Date of this Version
Published in Race Ethnicity and Education 18:4 (2015), pp. 488–514 doi: 10.1080/13613324.2014.1000289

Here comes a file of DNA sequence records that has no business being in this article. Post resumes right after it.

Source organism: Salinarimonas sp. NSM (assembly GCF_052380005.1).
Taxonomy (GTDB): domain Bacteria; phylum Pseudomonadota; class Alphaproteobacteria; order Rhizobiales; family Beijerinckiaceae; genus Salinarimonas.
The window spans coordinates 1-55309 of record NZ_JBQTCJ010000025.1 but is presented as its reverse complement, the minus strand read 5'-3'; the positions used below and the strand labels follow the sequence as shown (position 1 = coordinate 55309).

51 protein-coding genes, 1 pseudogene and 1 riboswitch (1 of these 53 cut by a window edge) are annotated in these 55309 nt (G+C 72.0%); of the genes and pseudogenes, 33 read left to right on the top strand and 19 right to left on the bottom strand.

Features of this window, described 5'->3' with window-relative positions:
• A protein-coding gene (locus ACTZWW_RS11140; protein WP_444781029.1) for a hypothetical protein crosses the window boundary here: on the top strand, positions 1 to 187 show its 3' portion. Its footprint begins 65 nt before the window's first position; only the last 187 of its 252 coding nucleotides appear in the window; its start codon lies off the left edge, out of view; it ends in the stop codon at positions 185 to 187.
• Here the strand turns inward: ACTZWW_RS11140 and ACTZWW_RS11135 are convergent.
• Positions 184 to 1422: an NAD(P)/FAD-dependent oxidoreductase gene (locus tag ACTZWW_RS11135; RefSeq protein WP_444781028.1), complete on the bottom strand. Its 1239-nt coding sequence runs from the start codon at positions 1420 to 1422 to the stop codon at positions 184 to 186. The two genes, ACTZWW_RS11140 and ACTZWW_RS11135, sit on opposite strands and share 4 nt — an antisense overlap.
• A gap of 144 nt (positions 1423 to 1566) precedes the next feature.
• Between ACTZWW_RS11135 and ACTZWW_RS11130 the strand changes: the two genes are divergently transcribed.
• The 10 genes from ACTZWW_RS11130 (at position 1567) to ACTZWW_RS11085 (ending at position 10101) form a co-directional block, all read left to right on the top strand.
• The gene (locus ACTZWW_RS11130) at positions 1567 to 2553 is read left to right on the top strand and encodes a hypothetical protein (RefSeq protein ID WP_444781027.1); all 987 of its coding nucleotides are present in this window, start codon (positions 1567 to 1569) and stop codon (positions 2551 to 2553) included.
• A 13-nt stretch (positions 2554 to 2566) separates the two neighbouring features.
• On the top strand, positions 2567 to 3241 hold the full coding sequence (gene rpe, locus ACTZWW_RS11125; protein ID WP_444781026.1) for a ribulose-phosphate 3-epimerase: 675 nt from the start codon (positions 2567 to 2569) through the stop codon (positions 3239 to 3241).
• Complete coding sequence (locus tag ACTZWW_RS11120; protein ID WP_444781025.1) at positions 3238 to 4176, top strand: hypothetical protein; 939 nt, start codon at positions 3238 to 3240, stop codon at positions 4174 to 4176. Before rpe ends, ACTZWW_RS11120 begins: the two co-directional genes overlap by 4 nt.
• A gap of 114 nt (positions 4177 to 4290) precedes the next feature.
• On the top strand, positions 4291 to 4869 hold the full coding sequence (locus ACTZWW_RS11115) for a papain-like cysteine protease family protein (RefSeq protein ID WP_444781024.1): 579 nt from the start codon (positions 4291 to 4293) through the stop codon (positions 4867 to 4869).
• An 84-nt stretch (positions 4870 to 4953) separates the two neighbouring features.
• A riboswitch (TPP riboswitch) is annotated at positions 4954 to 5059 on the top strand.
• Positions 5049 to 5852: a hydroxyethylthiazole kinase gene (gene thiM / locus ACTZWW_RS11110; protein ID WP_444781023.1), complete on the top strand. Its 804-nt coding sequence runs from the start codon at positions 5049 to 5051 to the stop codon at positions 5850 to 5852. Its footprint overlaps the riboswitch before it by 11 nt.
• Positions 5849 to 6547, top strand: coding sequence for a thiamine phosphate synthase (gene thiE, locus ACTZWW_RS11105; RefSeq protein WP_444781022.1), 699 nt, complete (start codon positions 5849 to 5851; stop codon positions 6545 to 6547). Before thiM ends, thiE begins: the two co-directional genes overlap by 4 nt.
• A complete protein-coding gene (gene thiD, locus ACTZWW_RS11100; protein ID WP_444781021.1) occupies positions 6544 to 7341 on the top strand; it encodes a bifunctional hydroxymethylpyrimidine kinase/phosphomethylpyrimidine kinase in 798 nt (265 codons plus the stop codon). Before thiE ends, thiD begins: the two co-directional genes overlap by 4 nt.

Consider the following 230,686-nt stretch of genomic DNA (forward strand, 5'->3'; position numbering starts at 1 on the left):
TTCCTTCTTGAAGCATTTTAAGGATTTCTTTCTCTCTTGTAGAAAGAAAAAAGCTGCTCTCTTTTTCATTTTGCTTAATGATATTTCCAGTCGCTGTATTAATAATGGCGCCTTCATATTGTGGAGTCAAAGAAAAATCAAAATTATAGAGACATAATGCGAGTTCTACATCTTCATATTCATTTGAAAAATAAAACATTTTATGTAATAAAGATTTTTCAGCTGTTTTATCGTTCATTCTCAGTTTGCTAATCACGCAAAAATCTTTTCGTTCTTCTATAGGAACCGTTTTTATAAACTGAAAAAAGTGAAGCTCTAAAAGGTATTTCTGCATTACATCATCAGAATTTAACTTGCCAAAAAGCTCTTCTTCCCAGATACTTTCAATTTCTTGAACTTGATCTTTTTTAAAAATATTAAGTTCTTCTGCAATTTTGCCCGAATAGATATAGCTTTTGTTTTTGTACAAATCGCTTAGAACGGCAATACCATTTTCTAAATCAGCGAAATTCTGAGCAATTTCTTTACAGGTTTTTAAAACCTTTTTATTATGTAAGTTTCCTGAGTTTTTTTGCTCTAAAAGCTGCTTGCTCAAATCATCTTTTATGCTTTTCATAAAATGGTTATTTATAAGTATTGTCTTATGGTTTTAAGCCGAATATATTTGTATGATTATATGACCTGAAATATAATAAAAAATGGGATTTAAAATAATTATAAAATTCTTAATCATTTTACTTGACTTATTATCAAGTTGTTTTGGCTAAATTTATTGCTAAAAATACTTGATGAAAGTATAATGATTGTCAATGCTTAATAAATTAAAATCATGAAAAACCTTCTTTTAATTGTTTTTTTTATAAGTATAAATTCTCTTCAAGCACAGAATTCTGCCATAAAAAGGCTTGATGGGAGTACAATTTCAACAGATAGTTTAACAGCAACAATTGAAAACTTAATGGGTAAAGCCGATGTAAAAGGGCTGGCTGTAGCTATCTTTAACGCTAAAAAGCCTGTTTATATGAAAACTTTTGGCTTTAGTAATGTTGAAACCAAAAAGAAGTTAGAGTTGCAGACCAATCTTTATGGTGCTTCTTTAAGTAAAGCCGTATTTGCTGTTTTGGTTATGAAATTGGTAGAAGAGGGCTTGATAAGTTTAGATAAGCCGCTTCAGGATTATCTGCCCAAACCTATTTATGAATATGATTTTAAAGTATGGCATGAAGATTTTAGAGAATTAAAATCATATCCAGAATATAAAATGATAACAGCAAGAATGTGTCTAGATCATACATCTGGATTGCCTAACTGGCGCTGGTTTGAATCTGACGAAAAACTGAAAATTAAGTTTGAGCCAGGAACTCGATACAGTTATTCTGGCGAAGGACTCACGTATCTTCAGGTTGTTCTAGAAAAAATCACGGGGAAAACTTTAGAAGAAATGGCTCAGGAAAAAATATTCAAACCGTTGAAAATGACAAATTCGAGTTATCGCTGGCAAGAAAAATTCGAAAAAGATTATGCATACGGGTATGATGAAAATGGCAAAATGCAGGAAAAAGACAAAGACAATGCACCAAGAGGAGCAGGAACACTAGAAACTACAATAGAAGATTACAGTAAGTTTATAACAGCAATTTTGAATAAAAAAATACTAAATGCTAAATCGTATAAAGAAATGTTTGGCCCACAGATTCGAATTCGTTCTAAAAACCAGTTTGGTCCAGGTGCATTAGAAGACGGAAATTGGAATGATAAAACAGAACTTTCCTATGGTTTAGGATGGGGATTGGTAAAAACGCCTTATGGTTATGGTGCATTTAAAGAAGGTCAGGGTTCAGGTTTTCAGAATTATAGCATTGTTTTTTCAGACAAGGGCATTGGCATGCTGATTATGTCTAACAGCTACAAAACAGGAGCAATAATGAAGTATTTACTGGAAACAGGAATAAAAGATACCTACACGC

Numerous scholars have offered definitions and perspectives for White people to be or become social justice allies. The purpose of this study was to examine the complicated realities that social justice allies in higher education face when working on campus. Using a critical interpretivist approach grounded in critical race theory, the authors interpret participants constructions of allies and ally work and draw larger implications for these constructions and their capacity to disrupt and uphold systems of oppression and injustice. In examining the experiences of White male faculty and administrators who shared how they constructed and made meaning of the complexities embedded in ally work, we found that participants situated ally work at individual, rather than institutional levels. Findings also revealed the paradox of engaging in ally work, which involved few risks and sacrifices, but greater rewards for being perceived as “good” people. Finally, ally work was viewed as aspirational for the participants. Recommendations for future research and scholarship are offered.
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